Senior send off: students say goodbye to The Rider News

By Sarah Siock and Dylan Manfre

Between transferring schools, commuting for four years and a pandemic halting in-person classes, I’ve had far from the traditional college experience.

Yet, there has been one constant throughout my college career: my love for the degree I was pursuing.

I chose to be a journalism major on a whim, thinking it seemed like the right choice for someone who liked to write. However, I quickly realized that my major was so much more than that. Working as a student reporter for The Rider News and being at the center of major events on campus showed me how essential journalism is to a community. Journalists work not only to inform but to motivate change, and I feel so lucky to be entering a field that values those ideals.

While I now reflect on my time at The Rider News with great pride, I have to admit I started at Rider with many hesitations. In fall of 2020, I came to the university as a transfer student from a community college in Pennsylvania. I spent my junior year and first year at Rider taking online classes in my bedroom nearly an hour away from campus. I felt detached from the community, with my short time at Rider becoming even more limited by the COVID-19 pandemic.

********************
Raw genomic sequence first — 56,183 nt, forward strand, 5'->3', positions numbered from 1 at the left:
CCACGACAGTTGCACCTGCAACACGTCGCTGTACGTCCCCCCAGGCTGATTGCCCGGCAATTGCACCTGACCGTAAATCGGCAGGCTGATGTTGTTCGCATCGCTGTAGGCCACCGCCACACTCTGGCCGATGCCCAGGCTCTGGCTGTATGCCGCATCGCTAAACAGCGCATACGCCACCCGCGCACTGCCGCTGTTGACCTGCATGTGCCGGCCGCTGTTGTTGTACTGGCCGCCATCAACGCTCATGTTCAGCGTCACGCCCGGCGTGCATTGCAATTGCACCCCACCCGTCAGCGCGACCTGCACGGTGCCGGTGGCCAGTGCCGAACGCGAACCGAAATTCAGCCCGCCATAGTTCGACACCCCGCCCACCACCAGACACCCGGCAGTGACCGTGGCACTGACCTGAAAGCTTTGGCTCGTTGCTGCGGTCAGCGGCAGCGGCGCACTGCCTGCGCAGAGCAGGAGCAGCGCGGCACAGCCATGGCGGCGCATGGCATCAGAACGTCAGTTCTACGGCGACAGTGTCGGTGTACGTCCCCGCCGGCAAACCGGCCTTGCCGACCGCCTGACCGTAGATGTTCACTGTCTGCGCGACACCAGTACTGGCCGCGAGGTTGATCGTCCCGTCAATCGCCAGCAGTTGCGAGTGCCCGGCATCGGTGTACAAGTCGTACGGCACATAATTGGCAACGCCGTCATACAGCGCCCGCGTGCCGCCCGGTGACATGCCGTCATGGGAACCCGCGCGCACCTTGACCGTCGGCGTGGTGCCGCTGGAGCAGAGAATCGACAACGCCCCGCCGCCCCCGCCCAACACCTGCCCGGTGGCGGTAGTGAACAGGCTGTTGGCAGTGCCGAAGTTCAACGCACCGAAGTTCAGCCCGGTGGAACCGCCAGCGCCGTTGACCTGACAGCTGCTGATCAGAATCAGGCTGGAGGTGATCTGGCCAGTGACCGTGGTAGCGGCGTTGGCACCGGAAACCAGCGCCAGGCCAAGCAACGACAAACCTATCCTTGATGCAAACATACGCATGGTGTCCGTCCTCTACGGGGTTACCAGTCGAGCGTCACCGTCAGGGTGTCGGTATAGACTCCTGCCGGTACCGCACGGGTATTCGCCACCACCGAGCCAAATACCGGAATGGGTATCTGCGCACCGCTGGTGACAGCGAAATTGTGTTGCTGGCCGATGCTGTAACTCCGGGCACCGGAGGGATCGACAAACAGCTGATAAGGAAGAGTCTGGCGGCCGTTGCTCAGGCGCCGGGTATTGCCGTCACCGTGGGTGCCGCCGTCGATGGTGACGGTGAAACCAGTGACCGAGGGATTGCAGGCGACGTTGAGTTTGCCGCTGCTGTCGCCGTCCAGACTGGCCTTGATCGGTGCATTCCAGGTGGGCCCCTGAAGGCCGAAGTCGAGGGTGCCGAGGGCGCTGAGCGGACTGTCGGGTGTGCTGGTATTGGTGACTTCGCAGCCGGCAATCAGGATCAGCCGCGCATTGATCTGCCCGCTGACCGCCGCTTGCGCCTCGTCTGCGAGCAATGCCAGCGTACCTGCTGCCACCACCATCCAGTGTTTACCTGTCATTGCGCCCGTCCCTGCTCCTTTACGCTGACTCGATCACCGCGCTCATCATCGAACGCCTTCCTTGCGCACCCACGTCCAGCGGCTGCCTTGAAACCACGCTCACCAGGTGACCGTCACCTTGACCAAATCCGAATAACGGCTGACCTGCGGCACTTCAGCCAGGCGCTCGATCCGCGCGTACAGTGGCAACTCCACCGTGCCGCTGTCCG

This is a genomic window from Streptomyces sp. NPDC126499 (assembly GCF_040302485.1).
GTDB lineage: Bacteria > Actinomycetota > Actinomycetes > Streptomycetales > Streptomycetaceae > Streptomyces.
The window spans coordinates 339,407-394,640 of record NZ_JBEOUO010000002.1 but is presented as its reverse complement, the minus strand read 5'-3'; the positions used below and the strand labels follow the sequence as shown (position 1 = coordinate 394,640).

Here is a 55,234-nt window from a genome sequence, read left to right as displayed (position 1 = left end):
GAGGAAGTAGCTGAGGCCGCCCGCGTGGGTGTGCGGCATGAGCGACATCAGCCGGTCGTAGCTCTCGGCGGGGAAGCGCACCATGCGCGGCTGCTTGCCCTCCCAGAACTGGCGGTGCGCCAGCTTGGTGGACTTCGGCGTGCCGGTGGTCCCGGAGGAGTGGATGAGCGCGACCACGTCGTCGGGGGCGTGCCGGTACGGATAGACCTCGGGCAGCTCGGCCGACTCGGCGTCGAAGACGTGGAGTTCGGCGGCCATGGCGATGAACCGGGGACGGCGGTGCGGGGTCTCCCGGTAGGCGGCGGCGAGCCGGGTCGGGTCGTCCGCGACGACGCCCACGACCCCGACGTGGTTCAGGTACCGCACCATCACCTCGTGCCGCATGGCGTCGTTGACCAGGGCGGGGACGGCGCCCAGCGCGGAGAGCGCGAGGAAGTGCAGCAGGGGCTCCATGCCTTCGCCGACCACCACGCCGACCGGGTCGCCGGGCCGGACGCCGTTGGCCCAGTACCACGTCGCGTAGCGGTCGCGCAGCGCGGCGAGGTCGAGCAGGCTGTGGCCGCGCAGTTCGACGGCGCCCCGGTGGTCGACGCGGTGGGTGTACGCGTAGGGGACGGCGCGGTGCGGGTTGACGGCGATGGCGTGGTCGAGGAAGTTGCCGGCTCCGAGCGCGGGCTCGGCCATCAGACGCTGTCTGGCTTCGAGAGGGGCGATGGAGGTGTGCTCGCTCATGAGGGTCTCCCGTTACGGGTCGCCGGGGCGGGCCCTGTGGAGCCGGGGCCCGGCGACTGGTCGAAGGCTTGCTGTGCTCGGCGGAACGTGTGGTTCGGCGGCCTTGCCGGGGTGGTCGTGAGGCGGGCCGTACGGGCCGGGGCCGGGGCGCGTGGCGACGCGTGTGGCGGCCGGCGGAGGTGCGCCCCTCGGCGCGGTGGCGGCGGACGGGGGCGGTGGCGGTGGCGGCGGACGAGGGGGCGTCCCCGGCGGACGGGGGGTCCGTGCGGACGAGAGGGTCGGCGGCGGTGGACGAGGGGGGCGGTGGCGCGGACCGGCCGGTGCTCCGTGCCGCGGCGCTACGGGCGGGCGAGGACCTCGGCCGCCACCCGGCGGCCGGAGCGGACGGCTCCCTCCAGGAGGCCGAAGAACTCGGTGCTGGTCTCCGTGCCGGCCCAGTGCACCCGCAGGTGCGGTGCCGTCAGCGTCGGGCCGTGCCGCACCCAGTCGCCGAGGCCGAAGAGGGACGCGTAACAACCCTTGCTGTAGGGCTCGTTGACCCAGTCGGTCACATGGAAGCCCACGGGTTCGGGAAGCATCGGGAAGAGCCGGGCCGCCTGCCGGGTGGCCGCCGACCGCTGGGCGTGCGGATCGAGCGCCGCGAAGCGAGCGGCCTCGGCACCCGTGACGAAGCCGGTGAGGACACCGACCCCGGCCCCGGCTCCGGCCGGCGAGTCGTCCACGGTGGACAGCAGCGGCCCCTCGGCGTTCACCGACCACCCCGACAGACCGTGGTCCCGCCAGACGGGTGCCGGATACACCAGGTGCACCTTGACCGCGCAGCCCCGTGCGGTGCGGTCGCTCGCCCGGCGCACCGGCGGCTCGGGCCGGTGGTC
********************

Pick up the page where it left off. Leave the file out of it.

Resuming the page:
Despite feeling out of place, I knew I wanted to write for The Rider News. I spent the summer before transferring worrying if the newspaper would have a role for me to step into. However, my worries were somewhat subdued when I reached out to Stephen Neukam, the former executive editor, a few weeks before the semester began. I was then set up with my first story assignment before I even started classes at Rider.

After a few weeks of writing for the paper’s arts and entertainment section, I was asked to fill the section’s vacant co-editor position. I immediately accepted and was ecstatic to feel like I was finding my place at Rider. Due to working for the newspaper, I spent that school year feeling much less isolated from the Rider community, despite it being such an unusual time.

My expectations at Rider were exceeded once again when I was elected executive editor of The Rider News for the 2021-2022 school year. I am so thankful to the staff for believing in me and trusting me to lead them during a time of transition as we switched back to in-person classes.